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Politics And Comedy In An Alternative Facts World

08/02/2017 13:05 GMT | Updated 08/02/2017 13:05 GMT

As the Leicester Comedy Festival starts up again, there are more 'political' acts on the card than ever before. Yet the problem here is finding something in the political arena about which many people can laugh and enjoy. Truth has become stranger than fiction.

Did you hear the one about a billionaire businessman come-reality tv host, who had previously declared himself bankrupt? He became President of the USA! Not really funny, but it makes the point. Donald Trump was seen in many quarters as a joke candidate. Here in the UK, the vast majority of the population did not take his candidature seriously. He was not expected to last a week; then he was expected to be knocked out during the Republican primaries; then Hillary Clinton was expected to win.

We now have a US President who tweets vociferously, and woe betide anyone who attacks him. The 'Trumpistas' will be out in full force to protect their man. So, how does a comedian poke fun at a very thin-skinned political bully? Problem. It does not matter how outrageous Trump's assertions might be, if anybody questions them - be it in a serious news investigation or in a comic manner, those being questioned are likely to become the brunt of attack.

Yet even here in the UK, we have a similar problem. Poke fun at Jeremy Corbyn or Nigel Farage, to pick but two examples, and you can expect an unhealthy response from their respective support bases. It does not matter how outrageous their assertions, their supporters will not have their idols denigrated.

We have a world now where fake news appears to reign supreme. Some of the fake news in social media is outrageous; yet there are those who accept it as 'fact'. I am reminded of the bigoted comic character, Alf Garnet, who told someone how planes flew to Australia. According to him, they took off and then hovered while the world span around, and then they landed at their destination. Totally ludicrous; totally unbelievable; but in our 'post-truth' world, why not?

Even in the world of Brexit, the 'post-truth world' is obvious. Britain will get its cake and eat it. The deal that will be struck will be better than what was available as a member of the EU. And we won't have to pay a penny. And everyone will be better off. Sounds awfully similar to getting the Mexicans to pay for the building of that wall! The politicians who spout these ideas seem totally convinced of their accuracy. These 'facts' are incontrovertible. Anyone who suggests otherwise is being unpatriotic and 'doing Britain down'. How can you poke fun at that? How dare you?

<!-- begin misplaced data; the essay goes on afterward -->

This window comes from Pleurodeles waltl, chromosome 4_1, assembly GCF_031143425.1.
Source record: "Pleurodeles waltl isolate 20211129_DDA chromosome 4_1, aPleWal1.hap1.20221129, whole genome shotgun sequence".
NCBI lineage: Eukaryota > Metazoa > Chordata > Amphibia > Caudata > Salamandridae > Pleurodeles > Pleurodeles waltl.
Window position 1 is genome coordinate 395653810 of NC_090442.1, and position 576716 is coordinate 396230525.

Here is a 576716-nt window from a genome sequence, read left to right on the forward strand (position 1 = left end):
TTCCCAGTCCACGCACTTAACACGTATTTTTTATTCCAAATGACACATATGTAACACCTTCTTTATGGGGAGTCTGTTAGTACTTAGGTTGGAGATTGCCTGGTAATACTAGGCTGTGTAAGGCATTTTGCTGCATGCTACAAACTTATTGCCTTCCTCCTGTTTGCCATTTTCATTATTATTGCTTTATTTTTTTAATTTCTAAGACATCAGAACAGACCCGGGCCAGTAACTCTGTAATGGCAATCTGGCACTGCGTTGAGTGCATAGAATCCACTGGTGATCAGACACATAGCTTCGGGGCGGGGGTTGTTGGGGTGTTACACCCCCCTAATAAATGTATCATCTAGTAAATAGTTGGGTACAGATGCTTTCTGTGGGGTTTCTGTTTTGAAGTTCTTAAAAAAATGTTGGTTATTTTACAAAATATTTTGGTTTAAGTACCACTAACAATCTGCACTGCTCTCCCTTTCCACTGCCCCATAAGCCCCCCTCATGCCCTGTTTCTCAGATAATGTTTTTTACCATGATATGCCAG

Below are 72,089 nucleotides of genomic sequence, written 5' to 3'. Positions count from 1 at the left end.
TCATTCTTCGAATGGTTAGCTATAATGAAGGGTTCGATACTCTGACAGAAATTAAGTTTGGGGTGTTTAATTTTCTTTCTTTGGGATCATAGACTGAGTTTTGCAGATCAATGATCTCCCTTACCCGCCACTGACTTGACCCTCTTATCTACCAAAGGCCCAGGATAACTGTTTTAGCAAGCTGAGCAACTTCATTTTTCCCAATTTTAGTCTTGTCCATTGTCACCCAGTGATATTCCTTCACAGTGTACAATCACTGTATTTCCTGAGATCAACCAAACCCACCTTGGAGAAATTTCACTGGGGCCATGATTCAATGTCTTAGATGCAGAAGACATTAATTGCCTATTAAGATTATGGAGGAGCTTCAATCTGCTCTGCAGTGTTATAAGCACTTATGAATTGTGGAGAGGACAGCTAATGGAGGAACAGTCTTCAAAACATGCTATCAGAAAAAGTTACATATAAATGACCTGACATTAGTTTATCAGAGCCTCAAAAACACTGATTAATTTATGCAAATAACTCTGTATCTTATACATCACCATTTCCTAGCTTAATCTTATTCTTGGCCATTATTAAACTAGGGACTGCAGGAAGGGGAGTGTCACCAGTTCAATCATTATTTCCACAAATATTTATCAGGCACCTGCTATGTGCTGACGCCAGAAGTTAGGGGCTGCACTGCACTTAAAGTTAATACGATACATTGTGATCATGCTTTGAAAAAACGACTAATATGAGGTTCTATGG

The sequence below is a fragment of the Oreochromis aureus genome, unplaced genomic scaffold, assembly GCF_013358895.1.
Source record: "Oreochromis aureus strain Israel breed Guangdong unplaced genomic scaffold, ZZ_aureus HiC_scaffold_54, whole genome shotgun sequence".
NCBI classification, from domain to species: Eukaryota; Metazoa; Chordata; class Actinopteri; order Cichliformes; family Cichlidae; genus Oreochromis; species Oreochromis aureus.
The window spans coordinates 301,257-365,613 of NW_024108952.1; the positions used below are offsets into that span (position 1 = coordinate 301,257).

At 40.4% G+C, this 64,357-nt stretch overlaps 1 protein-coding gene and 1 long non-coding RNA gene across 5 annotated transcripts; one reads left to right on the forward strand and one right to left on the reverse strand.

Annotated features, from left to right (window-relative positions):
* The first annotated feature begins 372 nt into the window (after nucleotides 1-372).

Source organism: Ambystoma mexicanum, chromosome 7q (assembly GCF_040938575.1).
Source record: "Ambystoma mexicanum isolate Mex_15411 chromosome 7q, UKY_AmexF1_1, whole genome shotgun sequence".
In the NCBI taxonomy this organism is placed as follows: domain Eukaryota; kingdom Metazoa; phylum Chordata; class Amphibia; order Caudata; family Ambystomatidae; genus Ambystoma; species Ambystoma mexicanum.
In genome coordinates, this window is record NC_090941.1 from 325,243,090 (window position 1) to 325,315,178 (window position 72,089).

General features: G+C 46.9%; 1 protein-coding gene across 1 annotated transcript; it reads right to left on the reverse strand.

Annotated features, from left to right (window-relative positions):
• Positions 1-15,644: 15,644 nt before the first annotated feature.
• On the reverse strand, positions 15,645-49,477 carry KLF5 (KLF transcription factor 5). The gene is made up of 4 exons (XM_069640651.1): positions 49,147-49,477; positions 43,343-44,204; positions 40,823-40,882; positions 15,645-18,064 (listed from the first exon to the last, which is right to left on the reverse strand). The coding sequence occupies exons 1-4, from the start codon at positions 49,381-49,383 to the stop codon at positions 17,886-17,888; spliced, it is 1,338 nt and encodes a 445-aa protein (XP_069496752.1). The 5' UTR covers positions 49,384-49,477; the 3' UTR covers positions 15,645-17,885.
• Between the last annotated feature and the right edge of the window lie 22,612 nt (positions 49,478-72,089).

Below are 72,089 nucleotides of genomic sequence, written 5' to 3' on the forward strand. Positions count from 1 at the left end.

Yet that is what our comedians do. They can take these ideas or 'facts' and put a spin on them. Not just about Brexit or Trump, but anything that is of interest in the political world. In the same way as a jester might have kept a medieval monarch grounded, so modern comedians do the same to the contemporary political leaderships. The challenge is to be able to do so in the post-truth world. How can you keep a politician grounded when the line between fact and fiction is not just blurred but non-existent? And as a leader appears to become more and more totalitarian, the potential danger to the comedian increases.

What are the links then between politics and comedy in our brave new world? One of the events at this year's Leicester Comedy Festival is called "It's My Party", which is part of the "Beyond a Joke" feature in the festival. It will entail a discussion exploring the links between comedy, humour and politics. The event, which is free to enter, will be at Peter Pizzeria on Sunday 12 February from 1pm.